Arrayed against David is Elizabeth Santiago, an officer in the US military’s task force concerned with orbital security. David beats her in one encounter—awfully demoralizing, since they were once students and lovers together at MIT—causing her to lose face and get a de facto demotion to liaison on a cooperative military-civilian space shot. Intent on getting back at David, she hopes to secretly repurpose the civilian project as a means to thwart David. And she ultimately does, but in a twist that you will never see coming.

Along with these two main players we get Anne Rogers, a beach-bum kind of gal on a cruise to nowhere; the spooky assassin Vlad Draganovic, possessor of a serious mustache; Halfdan, David’s daydream-addled assistant; and Jack Bonnet, astronaut and Elizabeth’s new boyfriend. Toss in a handful of other sharply edged folks and Cambias has enough plate-spinners with various motivations to produce a plot machine that is all smoothly interlocking gears and shafts and bellows, which narrows down to a great, edge-of-your-seat, multi-thread simultaneous climax.

The intricate future Cambias predicts and delivers—just some fifteen years or so from now—is, I think, excellently done and utterly believable. He seems, knowingly or not, to be utilizing a brilliant formula devised by Charles Stross a couple of years ago, and quoted here in part: “Here’s my recipe for building a near-future world (in the context of writing an SF novel). Start with a horizon 10 years out: 85% known knowns; 10% known unknowns; 5% unknown unknowns.” If you look back fifteen years to the year 2000, and gauge the year 2015 from that vantage and use Stross’s formula to try to retrodict what we have, you’ll see it’s pretty efficient and accurate. I think Heinlein instinctively used something very similar as his template, and that why Corsair and books like it strike us as “Heinleinian.”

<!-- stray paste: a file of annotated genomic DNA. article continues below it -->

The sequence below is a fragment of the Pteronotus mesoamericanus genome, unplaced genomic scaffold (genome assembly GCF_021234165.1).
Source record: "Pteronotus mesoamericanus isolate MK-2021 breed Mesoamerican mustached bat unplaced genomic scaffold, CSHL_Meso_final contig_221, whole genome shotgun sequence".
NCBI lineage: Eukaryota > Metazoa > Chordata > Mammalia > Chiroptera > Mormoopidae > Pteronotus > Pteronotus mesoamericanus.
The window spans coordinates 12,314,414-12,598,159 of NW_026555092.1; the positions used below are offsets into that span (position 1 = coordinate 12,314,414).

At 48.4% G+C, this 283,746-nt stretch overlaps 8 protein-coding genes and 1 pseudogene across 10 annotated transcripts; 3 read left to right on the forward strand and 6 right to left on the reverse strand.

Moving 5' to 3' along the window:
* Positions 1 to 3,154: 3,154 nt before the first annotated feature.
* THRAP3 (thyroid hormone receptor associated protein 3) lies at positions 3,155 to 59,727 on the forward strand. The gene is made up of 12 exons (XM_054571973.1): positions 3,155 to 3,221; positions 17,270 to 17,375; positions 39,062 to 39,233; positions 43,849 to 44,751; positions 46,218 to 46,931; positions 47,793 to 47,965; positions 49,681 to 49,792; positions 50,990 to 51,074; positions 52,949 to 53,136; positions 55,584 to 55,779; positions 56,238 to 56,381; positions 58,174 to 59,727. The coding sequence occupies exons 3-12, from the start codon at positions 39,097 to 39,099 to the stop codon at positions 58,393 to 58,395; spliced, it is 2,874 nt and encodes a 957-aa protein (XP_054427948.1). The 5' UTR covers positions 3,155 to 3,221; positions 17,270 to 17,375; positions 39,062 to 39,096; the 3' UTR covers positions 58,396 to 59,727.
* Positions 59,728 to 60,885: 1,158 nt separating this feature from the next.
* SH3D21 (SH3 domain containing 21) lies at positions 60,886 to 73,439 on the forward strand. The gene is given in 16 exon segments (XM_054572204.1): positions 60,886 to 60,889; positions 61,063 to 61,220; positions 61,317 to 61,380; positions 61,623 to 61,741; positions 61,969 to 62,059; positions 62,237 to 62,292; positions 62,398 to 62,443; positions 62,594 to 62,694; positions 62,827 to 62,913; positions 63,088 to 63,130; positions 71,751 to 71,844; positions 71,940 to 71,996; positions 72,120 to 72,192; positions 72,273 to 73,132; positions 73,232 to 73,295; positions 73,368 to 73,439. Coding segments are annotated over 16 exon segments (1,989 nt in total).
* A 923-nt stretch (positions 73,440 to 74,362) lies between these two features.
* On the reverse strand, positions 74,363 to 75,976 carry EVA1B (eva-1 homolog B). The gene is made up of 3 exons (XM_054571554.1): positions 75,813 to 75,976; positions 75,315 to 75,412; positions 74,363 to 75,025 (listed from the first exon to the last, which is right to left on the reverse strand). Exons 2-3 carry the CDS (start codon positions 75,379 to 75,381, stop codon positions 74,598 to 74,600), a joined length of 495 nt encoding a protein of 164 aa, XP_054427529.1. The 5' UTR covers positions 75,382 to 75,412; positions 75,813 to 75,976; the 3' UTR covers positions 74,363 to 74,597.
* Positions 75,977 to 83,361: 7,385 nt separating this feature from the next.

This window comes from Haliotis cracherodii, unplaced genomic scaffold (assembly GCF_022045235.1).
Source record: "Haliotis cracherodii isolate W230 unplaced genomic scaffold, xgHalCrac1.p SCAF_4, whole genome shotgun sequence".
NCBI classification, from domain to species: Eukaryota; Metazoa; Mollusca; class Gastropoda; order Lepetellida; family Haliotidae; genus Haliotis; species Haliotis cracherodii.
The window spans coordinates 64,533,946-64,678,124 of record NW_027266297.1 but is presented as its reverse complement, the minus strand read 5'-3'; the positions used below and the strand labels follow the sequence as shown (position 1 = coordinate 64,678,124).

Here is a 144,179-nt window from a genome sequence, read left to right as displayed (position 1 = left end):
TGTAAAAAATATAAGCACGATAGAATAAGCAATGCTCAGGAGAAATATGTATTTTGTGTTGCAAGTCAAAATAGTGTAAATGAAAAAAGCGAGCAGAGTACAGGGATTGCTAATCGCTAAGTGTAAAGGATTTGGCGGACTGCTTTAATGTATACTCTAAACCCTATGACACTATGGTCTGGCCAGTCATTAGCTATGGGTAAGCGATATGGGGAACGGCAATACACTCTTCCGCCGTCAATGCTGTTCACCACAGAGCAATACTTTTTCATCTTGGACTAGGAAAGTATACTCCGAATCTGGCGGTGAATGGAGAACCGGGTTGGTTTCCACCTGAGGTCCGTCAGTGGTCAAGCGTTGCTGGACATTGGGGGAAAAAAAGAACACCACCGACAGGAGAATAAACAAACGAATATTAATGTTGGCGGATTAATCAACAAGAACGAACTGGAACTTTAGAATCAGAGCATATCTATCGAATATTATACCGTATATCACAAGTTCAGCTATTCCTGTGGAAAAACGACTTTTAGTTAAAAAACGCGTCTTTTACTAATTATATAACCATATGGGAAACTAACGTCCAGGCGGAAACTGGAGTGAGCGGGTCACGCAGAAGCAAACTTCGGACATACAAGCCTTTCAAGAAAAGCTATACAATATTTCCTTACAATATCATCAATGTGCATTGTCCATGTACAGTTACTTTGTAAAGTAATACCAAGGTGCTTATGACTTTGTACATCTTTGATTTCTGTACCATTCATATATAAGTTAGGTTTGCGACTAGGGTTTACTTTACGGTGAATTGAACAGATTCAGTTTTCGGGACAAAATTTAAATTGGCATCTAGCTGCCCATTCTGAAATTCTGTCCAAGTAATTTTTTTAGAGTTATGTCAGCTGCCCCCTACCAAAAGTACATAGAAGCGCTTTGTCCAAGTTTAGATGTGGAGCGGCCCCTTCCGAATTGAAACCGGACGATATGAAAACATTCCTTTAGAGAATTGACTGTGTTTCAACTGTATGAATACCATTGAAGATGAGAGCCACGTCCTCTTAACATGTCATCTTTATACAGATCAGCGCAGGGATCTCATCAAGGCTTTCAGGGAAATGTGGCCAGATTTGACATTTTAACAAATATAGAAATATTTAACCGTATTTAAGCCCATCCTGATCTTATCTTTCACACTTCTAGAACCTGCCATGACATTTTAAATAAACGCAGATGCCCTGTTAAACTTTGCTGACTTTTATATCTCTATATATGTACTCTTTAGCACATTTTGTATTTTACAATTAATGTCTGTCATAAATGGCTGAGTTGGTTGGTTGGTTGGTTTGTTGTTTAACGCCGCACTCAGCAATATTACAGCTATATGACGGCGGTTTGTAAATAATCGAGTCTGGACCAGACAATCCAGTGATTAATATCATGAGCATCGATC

Cambias has a wicked sense of humor, and despite all the danger and tragedy in the book—which are not minimized—he provides at least one deep laugh per page, especially in the witty dialogue and empathetic characterizations. Consider Elizabeth’s pressured rant: “At this point, the question is just how long I am going to spend in jail. I got kicked out of the Air Force for being too aggressive, and I’m probably an alcoholic. I haven’t had sex for two months, and right now I’m emotionally distraught and under a great deal of stress and my period’s about to start. Don’t test me!

This novel fulfills all its multiple mandates to perfection. It thrills and amuses, enlightens and surprises. James Cambias has validated every SF novel that ever featured cutlasses in space.

Paul Di Filippo has been writing professionally for over thirty years, and has published almost that number of books. He lives in Providence, RI, with his mate of an even greater number of years, Deborah Newton.

Leave a Reply

Your email address will not be published. Required fields are marked *